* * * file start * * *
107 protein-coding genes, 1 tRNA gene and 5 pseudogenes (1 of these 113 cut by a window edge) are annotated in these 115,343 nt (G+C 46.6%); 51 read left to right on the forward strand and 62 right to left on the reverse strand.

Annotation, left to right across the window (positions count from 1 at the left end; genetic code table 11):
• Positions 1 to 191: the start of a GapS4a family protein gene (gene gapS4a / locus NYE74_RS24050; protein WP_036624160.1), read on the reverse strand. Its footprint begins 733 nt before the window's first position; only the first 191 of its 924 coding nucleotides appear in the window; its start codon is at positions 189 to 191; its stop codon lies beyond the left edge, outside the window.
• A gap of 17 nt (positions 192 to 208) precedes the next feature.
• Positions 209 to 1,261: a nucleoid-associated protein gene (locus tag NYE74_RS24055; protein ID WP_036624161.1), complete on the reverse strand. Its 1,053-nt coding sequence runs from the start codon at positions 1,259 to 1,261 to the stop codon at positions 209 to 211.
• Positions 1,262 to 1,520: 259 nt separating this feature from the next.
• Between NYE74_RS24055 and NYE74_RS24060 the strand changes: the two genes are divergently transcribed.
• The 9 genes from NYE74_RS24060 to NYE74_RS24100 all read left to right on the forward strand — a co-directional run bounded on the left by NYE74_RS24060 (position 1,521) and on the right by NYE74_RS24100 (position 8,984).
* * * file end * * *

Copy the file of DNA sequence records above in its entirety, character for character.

107 protein-coding genes, 1 tRNA gene and 5 pseudogenes (1 of these 113 cut by a window edge) are annotated in these 115,343 nt (G+C 46.6%); 51 read left to right on the forward strand and 62 right to left on the reverse strand.

Annotation, left to right across the window (positions count from 1 at the left end; genetic code table 11):
• Positions 1 to 191: the start of a GapS4a family protein gene (gene gapS4a / locus NYE74_RS24050; protein WP_036624160.1), read on the reverse strand. Its footprint begins 733 nt before the window's first position; only the first 191 of its 924 coding nucleotides appear in the window; its start codon is at positions 189 to 191; its stop codon lies beyond the left edge, outside the window.
• A gap of 17 nt (positions 192 to 208) precedes the next feature.
• Positions 209 to 1,261: a nucleoid-associated protein gene (locus tag NYE74_RS24055; protein ID WP_036624161.1), complete on the reverse strand. Its 1,053-nt coding sequence runs from the start codon at positions 1,259 to 1,261 to the stop codon at positions 209 to 211.
• Positions 1,262 to 1,520: 259 nt separating this feature from the next.
• Between NYE74_RS24055 and NYE74_RS24060 the strand changes: the two genes are divergently transcribed.
• The 9 genes from NYE74_RS24060 to NYE74_RS24100 all read left to right on the forward strand — a co-directional run bounded on the left by NYE74_RS24060 (position 1,521) and on the right by NYE74_RS24100 (position 8,984).